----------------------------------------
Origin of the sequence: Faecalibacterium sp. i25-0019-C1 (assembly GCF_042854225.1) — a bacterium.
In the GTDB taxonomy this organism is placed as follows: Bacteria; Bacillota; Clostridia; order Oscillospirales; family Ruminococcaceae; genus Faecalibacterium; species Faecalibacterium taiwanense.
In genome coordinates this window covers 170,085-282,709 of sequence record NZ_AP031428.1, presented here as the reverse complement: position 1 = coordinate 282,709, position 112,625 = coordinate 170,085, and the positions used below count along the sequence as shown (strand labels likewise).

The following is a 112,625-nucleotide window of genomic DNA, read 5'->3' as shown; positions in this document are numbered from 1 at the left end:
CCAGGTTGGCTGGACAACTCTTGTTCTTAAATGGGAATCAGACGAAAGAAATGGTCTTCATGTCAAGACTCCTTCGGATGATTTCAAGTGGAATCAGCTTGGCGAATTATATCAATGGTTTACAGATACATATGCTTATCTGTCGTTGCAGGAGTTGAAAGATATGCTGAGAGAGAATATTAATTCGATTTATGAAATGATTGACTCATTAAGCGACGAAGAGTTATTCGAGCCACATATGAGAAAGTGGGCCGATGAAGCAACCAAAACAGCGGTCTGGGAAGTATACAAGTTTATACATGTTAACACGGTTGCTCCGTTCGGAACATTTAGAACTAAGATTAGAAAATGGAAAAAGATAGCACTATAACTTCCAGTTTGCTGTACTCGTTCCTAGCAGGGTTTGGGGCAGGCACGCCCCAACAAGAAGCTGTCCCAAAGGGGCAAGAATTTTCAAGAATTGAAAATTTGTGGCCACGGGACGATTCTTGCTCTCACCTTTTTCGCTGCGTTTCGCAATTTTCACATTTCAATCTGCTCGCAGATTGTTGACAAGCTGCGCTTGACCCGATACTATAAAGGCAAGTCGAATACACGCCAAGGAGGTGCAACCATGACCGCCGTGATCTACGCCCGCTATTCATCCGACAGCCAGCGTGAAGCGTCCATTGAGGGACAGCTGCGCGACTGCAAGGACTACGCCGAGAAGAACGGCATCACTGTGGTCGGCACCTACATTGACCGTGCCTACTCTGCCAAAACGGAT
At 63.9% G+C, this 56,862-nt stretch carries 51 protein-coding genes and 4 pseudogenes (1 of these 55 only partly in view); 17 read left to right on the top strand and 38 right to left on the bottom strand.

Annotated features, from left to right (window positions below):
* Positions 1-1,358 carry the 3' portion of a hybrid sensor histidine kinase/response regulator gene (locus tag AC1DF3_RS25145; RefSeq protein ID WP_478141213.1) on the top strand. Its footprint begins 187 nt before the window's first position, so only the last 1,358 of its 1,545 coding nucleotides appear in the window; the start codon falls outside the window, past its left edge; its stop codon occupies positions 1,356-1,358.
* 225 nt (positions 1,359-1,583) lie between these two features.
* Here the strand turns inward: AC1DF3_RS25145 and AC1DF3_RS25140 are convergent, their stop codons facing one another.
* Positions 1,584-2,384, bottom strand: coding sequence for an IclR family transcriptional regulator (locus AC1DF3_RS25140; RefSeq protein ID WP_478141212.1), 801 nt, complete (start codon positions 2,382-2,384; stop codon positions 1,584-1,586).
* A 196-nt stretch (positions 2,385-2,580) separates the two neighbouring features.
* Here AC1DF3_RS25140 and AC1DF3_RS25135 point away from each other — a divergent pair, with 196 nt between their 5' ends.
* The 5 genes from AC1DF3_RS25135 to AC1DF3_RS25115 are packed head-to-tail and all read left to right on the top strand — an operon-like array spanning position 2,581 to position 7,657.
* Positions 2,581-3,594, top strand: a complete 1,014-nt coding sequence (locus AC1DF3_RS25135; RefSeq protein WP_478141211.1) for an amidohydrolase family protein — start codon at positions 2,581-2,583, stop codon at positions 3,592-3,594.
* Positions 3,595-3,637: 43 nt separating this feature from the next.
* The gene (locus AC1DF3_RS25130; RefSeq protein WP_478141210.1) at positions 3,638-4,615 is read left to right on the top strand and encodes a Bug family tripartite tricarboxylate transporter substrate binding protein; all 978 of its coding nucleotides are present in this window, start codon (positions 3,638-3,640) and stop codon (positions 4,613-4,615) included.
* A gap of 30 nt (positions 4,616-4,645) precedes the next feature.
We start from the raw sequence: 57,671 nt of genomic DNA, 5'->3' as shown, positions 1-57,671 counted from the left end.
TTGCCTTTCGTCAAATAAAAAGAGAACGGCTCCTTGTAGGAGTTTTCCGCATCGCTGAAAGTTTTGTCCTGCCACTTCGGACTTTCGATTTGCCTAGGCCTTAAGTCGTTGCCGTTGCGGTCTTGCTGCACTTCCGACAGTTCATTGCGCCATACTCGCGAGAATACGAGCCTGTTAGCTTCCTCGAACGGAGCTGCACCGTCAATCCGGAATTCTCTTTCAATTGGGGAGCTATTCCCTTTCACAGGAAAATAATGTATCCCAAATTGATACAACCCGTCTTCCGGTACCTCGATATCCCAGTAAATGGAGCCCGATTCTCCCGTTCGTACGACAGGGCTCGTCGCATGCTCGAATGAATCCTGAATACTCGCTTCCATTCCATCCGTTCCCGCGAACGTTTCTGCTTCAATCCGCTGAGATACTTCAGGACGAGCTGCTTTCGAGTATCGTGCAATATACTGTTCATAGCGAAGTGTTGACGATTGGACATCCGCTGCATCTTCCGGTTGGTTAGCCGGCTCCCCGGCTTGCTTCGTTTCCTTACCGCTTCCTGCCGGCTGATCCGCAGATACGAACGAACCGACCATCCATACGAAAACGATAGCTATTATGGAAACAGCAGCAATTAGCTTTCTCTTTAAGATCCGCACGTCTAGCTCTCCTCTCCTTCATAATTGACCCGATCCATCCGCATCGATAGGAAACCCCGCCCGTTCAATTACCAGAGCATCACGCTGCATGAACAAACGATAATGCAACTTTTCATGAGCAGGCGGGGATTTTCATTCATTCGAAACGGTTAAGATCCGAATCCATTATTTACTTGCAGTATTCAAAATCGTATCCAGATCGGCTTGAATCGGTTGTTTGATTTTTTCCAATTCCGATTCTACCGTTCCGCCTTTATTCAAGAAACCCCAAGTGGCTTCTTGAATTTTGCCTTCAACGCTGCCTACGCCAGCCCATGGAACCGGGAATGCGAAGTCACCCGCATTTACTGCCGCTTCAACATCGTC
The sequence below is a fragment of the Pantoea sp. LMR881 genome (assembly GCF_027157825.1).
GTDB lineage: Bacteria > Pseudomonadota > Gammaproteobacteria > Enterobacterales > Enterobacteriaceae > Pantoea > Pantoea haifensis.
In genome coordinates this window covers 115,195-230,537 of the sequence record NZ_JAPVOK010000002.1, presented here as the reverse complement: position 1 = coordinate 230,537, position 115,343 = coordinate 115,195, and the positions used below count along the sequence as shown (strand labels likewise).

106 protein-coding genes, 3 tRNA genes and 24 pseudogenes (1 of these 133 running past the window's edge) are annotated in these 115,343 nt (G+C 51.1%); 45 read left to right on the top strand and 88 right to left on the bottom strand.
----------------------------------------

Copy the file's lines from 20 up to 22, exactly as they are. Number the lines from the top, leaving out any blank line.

TTGCCTTTCGTCAAATAAAAAGAGAACGGCTCCTTGTAGGAGTTTTCCGCATCGCTGAAAGTTTTGTCCTGCCACTTCGGACTTTCGATTTGCCTAGGCCTTAAGTCGTTGCCGTTGCGGTCTTGCTGCACTTCCGACAGTTCATTGCGCCATACTCGCGAGAATACGAGCCTGTTAGCTTCCTCGAACGGAGCTGCACCGTCAATCCGGAATTCTCTTTCAATTGGGGAGCTATTCCCTTTCACAGGAAAATAATGTATCCCAAATTGATACAACCCGTCTTCCGGTACCTCGATATCCCAGTAAATGGAGCCCGATTCTCCCGTTCGTACGACAGGGCTCGTCGCATGCTCGAATGAATCCTGAATACTCGCTTCCATTCCATCCGTTCCCGCGAACGTTTCTGCTTCAATCCGCTGAGATACTTCAGGACGAGCTGCTTTCGAGTATCGTGCAATATACTGTTCATAGCGAAGTGTTGACGATTGGACATCCGCTGCATCTTCCGGTTGGTTAGCCGGCTCCCCGGCTTGCTTCGTTTCCTTACCGCTTCCTGCCGGCTGATCCGCAGATACGAACGAACCGACCATCCATACGAAAACGATAGCTATTATGGAAACAGCAGCAATTAGCTTTCTCTTTAAGATCCGCACGTCTAGCTCTCCTCTCCTTCATAATTGACCCGATCCATCCGCATCGATAGGAAACCCCGCCCGTTCAATTACCAGAGCATCACGCTGCATGAACAAACGATAATGCAACTTTTCATGAGCAGGCGGGGATTTTCATTCATTCGAAACGGTTAAGATCCGAATCCATTATTTACTTGCAGTATTCAAAATCGTATCCAGATCGGCTTGAATCGGTTGTTTGATTTTTTCCAATTCCGATTCTACCGTTCCGCCTTTATTCAAGAAACCCCAAGTGGCTTCTTGAATTTTGCCTTCAACGCTGCCTACGCCAGCCCATGGAACCGGGAATGCGAAGTCACCCGCATTTACTGCCGCTTCAACATCGTC
The sequence below is a fragment of the Pantoea sp. LMR881 genome (assembly GCF_027157825.1).
GTDB lineage: Bacteria > Pseudomonadota > Gammaproteobacteria > Enterobacterales > Enterobacteriaceae > Pantoea > Pantoea haifensis.